Later today, we will have a large party with all the students and we will give the cards and gifts some of us made for the students. Game update: Phoebe was the first one out. Tonight we will have a closing ceremony- we will have a dinner with a few selected Orkweesa students and then have our final circle meeting where we will talk about our trip and want we want to take home with us. It should be very fun! I think I can say on behalf of everyone that this trip has been amazing and truly unique. We have had so much fun and getting to know the students has been a one-of-a-kind experience and the highlight of the trip.

More photographs

Hello families!

So much has happened since my last update! The students have made a new soccer field for Orkeeswa, they went on safari, made robots, and recited poems in Swahili in front of the school. Attached are some photos.
We have loved having this Groton and St. Mark’s trip at Orkeeswa. We’ll be sad to see them go tomorrow, but we hope to see them again soon!
Asante sana,
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Return to Orkeeswa

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Back from our homestays, we have settled into a normal routine at orkeeswa. When looking around nowadays you can see dirt flying as we work on leveling the soccer pitch and students nestled in quite corners doing language exchange with their partners.

As we approach the school every morning we are surrounded by many red sweaters with eager faces. When getting out of the car we are greeted with an orkeeswa handshake and a smile. Following the normal routine we partner up with our language exchange buddies and get right to work. Each Groton/St. Marks student is paired with a few of the younger students from orkeeswa. Going over things such as greetings, fruits, animals and much more we soon advanced to making sentences.

My partner and I quickly became more comfortable with each other and could talk about a wider variety of things. We would talk about the similarities and differences of our schools, America and it’s politics, a typical day in our respective lives, religion, the challenges we face being girl in our society and much more. From language exchange we have not only learned how to say different words, but we have also gained so much information about the lives that our partners lead and the ways in which we are similar.

On day one when the soccer pitch project was introduced we were faced with bumpy terrain and a slope that was less than ideal for a soccer pitch. Methodically we started digging, taking the dirt from the high ground and by assembly line we transported it to the low parts of the soon to be field. When standing in the assembly line you can hear the fall of the pick-axe on the hard ground, the sound of the shovel hitting the bucket every time it is filled and the chatter of many voices. Although it is hard work physically it is also a social time. People in the line converse about a variety of topics, and it is ideal for free form conversation. When people in the full bucket line get tired and switch with the empty bucket line it is an opportunity to see a new face and start another conversation. We work on this for a good part of the morning, and by the time it is lunch everyone is always ready for food but looking back at our progress is satisfying.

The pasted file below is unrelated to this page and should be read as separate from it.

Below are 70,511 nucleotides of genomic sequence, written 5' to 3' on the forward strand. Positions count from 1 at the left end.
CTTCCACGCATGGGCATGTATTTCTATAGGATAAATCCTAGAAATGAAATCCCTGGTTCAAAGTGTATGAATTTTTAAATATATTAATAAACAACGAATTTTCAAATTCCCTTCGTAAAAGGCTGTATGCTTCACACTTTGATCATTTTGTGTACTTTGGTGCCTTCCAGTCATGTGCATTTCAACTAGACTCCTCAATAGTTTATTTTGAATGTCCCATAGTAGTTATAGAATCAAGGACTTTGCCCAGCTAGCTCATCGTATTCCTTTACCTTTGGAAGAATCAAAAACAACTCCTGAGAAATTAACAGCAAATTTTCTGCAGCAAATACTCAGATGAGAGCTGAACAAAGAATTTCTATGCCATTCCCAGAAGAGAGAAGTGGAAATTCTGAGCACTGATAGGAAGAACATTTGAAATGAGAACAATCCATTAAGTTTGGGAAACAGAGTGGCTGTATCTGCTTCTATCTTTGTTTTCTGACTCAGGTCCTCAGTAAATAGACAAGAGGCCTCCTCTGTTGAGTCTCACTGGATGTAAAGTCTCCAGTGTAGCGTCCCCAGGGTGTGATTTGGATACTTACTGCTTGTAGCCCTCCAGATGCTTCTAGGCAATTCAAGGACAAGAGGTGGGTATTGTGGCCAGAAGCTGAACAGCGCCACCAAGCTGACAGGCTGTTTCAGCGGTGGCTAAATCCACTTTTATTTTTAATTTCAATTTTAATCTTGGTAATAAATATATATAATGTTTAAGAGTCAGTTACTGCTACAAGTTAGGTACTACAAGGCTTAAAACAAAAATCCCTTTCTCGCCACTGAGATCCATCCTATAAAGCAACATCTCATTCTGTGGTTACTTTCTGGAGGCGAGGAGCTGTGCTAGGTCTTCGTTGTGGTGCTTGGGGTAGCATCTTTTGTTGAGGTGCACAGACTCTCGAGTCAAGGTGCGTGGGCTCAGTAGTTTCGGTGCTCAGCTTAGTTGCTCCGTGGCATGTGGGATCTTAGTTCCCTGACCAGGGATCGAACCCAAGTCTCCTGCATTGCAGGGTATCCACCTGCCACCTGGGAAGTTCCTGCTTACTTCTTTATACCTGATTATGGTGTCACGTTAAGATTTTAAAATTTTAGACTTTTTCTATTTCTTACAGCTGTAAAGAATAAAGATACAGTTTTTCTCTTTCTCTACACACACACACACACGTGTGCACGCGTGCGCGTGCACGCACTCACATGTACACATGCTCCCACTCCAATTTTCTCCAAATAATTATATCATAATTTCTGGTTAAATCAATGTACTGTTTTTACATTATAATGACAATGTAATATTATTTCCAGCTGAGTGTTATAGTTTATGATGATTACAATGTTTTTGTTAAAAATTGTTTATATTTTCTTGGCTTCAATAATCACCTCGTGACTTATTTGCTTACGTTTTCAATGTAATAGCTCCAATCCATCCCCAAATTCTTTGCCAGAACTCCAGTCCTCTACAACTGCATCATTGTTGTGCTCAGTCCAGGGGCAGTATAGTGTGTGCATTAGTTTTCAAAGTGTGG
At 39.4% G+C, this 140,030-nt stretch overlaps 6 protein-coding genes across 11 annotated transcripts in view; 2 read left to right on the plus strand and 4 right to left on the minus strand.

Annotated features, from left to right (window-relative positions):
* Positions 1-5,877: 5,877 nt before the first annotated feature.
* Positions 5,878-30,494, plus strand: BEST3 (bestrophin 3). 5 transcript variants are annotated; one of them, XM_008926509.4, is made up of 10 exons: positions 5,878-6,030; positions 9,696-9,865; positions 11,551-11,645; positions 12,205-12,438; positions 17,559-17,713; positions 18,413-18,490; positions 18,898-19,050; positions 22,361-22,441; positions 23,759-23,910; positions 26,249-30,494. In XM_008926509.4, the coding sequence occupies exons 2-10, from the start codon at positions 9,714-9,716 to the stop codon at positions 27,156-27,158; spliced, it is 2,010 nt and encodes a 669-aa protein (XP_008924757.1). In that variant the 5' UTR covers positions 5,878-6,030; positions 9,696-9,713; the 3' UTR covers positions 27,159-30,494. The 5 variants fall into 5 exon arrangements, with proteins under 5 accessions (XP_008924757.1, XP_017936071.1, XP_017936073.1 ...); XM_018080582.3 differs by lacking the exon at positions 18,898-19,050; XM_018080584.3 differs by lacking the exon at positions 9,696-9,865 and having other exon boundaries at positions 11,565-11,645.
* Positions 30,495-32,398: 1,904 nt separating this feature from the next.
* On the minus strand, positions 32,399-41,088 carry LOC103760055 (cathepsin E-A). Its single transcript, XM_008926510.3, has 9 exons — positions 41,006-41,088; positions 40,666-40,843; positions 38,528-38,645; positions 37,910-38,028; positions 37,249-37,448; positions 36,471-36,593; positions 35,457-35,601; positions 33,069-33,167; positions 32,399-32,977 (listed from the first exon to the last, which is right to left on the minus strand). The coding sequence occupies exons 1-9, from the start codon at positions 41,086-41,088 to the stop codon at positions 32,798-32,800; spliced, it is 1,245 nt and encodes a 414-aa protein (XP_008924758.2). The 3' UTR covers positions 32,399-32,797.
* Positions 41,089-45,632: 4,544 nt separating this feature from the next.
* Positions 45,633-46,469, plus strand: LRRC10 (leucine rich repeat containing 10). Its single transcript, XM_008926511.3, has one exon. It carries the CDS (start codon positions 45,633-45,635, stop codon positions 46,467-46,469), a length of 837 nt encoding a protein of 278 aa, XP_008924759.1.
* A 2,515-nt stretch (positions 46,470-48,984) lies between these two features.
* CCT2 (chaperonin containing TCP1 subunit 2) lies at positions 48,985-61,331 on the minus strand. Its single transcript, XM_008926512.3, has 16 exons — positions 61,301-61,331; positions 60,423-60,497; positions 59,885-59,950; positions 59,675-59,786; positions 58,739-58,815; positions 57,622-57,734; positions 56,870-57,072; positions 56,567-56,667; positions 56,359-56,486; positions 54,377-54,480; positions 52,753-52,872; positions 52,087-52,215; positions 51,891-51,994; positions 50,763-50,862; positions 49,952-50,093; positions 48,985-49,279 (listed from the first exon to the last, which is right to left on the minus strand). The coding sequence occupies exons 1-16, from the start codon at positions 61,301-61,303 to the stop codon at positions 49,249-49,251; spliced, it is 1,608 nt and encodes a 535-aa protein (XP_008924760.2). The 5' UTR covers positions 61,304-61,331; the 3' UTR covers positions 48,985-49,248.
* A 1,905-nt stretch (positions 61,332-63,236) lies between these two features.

When back at the place where we are staying every evening it is comforting to debrief with the group. We have done many things such as highs and lows, having speakers come and playing bonding games. The games are usually silly, end with us all laughing, and are such a nice way to decompress. My favorite thing to do is highs and lows because I enjoying hearing about what stood out to certain people. Some common threads in the highs have been meeting new friends, immersing ourselves in the culture here and recognizing the beauty of the country and the privilege that we hold by being here.

Emma Keeling

Boma

Over the weekend, we went on a boma stay with several Orkeeswa students. For those of you who don’t know, a boma is a collection of mud huts in which the Maasai people reside. These individual huts are their homes  and normally do not have electricity or running water.

Two boys stayed at a Form II student Simon’s boma. At his boma, there were solar lights and much livestock. In the morning, we woke up and ate bread and drank tea for breakfast. Then we walked to the forest with the livestock, which were herded by Simon’s little siblings. After around two hours of walking up the mountains, we came back for lunch—delicious rice and beans. After resting for an hour, it was back to the mountains. Some of the walking was intense, through burrs and thorns, trudging through intermittent rainfall. A few hours later, it was time for more rice and beans for dinner. After dinner, we had fun playing cards with Simon and his sister and then it was time to brush our teeth and then off to bed in complete darkness. The other two boys stayed with John for the weekend. They experienced much the same as the other two boys, although their arduous trek through the mountains and pouring rain made it all the more rewarding. They were sad to not have the opportunity to post on instagram as they felt the scenery was some of the best they have ever seen.